We like to hold contests. Perhaps we should have held one on this question. What is the highest possible yield you can expect from corn in Indiana planted on June 15?
Don't over think it. Yes, it is affected by the weather afterwards and by the season. Yes, it is affected by the nutrition that is in the field. Instead, just answer it – what does your logic tell you?
If you use common guiding principle for loss per day of yield for planting late, you would likely subtract 40 or 50 bushels from 200 bushels per acre and say 150 bushels per acre. You would only be off by 100 bushels per acre.
Betsy Bower, an agronomist with Ceres Solutions in west-central Indiana, reports that Del Unger, Carlisle, planted corn June 15 and harvested it about two weeks ago. The corn made 250.3 dry bushels per acre!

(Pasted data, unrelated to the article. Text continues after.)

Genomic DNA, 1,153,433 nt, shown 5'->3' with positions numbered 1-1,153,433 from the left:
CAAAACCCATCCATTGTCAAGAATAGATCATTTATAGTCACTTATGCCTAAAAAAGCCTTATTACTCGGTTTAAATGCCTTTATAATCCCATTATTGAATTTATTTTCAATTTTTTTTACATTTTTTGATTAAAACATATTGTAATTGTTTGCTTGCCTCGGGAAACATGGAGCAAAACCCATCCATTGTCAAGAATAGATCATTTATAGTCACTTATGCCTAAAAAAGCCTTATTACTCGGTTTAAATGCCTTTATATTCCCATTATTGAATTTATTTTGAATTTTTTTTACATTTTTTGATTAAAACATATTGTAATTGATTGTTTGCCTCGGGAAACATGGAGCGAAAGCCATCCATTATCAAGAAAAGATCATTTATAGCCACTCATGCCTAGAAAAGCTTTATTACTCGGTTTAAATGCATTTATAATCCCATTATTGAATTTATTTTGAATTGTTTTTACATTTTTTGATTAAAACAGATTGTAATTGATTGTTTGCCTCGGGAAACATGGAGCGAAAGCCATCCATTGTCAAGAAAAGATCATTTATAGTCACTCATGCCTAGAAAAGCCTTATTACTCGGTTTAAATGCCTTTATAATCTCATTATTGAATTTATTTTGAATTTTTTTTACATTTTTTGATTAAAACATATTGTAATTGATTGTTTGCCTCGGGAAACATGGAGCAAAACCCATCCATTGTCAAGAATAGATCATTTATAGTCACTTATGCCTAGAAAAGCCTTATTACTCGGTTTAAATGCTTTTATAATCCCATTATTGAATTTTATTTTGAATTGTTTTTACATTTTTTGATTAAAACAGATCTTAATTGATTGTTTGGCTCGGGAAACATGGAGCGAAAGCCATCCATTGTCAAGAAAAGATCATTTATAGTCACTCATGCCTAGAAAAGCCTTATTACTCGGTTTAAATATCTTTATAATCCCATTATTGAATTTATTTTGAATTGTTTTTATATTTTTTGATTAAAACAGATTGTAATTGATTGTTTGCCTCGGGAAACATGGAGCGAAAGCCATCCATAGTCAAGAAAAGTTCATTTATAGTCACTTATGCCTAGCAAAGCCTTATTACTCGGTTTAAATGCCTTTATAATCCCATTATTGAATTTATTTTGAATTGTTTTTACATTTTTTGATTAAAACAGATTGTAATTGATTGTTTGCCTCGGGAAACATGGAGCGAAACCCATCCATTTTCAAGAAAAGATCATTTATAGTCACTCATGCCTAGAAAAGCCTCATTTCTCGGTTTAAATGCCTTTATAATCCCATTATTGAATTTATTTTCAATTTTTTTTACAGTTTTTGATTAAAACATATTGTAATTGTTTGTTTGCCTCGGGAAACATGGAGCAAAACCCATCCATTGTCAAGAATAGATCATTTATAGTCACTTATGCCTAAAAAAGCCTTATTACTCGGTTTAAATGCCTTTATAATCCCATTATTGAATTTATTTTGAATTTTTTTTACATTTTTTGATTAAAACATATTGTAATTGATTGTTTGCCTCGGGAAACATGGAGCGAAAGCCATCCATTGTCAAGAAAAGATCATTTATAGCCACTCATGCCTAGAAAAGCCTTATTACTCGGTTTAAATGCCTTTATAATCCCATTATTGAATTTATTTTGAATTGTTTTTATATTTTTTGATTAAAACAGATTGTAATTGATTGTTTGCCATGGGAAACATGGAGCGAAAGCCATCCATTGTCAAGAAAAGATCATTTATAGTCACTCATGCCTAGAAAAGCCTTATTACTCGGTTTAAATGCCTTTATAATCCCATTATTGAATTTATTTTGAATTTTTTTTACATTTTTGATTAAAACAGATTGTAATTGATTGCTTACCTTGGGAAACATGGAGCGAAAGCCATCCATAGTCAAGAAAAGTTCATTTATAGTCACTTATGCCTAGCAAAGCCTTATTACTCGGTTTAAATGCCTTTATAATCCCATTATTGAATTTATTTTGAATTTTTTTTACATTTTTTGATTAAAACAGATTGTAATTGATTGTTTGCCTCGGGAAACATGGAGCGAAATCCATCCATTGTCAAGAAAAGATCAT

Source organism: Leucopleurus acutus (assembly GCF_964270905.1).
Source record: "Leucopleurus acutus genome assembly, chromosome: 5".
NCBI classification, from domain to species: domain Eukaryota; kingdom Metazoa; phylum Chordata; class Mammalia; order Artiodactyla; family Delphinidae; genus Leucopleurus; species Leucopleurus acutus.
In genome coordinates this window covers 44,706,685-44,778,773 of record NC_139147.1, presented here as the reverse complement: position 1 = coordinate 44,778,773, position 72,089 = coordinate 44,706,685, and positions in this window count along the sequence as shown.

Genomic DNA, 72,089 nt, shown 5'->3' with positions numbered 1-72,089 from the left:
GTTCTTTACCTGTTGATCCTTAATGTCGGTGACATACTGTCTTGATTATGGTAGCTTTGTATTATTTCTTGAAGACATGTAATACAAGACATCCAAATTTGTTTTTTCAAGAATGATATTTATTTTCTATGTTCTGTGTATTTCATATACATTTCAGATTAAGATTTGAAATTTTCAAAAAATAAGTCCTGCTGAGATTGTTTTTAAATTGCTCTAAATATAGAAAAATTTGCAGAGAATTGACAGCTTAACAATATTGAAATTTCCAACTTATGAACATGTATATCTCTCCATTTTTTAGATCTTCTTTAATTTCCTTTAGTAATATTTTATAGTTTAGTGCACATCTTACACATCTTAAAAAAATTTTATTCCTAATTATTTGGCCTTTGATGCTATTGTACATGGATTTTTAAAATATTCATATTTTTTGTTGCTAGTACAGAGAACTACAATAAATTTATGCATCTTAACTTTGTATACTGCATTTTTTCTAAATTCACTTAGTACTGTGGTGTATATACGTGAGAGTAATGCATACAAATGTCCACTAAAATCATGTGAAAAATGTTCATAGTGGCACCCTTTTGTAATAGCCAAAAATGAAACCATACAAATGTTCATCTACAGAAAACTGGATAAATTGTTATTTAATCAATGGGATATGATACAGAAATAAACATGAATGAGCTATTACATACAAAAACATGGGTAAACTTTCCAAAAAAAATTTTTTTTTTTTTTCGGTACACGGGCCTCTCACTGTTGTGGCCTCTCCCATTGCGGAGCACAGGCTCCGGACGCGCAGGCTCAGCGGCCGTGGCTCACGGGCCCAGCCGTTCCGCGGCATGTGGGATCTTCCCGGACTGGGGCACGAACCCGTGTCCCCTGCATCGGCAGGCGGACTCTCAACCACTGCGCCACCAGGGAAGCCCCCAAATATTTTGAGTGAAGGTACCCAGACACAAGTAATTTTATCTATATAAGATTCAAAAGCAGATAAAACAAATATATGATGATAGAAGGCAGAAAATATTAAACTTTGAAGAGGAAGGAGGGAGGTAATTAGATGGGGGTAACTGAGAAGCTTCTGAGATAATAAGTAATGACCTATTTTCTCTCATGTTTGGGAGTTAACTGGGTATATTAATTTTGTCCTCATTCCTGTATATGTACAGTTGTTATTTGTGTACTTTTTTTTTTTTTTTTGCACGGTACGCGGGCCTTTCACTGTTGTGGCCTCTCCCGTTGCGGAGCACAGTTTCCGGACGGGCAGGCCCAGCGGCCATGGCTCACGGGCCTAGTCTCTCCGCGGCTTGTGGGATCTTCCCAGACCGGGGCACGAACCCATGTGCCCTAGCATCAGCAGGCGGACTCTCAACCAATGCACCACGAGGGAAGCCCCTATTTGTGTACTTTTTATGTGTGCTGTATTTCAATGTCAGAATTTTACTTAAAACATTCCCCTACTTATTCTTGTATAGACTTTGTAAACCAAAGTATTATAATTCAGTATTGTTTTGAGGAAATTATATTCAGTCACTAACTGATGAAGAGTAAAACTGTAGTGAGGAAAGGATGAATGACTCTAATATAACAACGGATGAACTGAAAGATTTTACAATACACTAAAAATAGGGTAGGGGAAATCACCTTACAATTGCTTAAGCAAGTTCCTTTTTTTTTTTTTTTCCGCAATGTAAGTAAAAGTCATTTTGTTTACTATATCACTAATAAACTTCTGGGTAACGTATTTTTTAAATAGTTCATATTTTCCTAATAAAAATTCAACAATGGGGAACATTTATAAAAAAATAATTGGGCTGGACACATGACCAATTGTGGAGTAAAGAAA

Impossible? A yield monitor error? An FSA acres screw-up on the field? No, Del and son Lance and their families are straight shooters – it made 250.3 bushels per acre.
What's more, it endured about 10 inches of rain in the first two weeks after planting. Even Bower says it looked "puny" for a while.
So how did it produce the corn? Obviously the growing season had a lot to do with it. The weather remained relatively cool, especially at night, through key pollination and grain fill periods. The field was also irrigated, so water wasn't an issue late in the season.
The other answer is soil fertility. Unger added nutrition through irrigation water when it was growing, even if it didn't need water, Bower says. It obviously paid off.
There is one catch with late-planted corn. It was 28% moisture at harvest. But a late fall let it get physiologically mature before frost.
Will this work every year? Probably not – other years have different weather patterns. The point is it worked this year. If someone asked how much corn you could possibly grow planting on June 15, the answer in 2013 was 250 bushels per acre!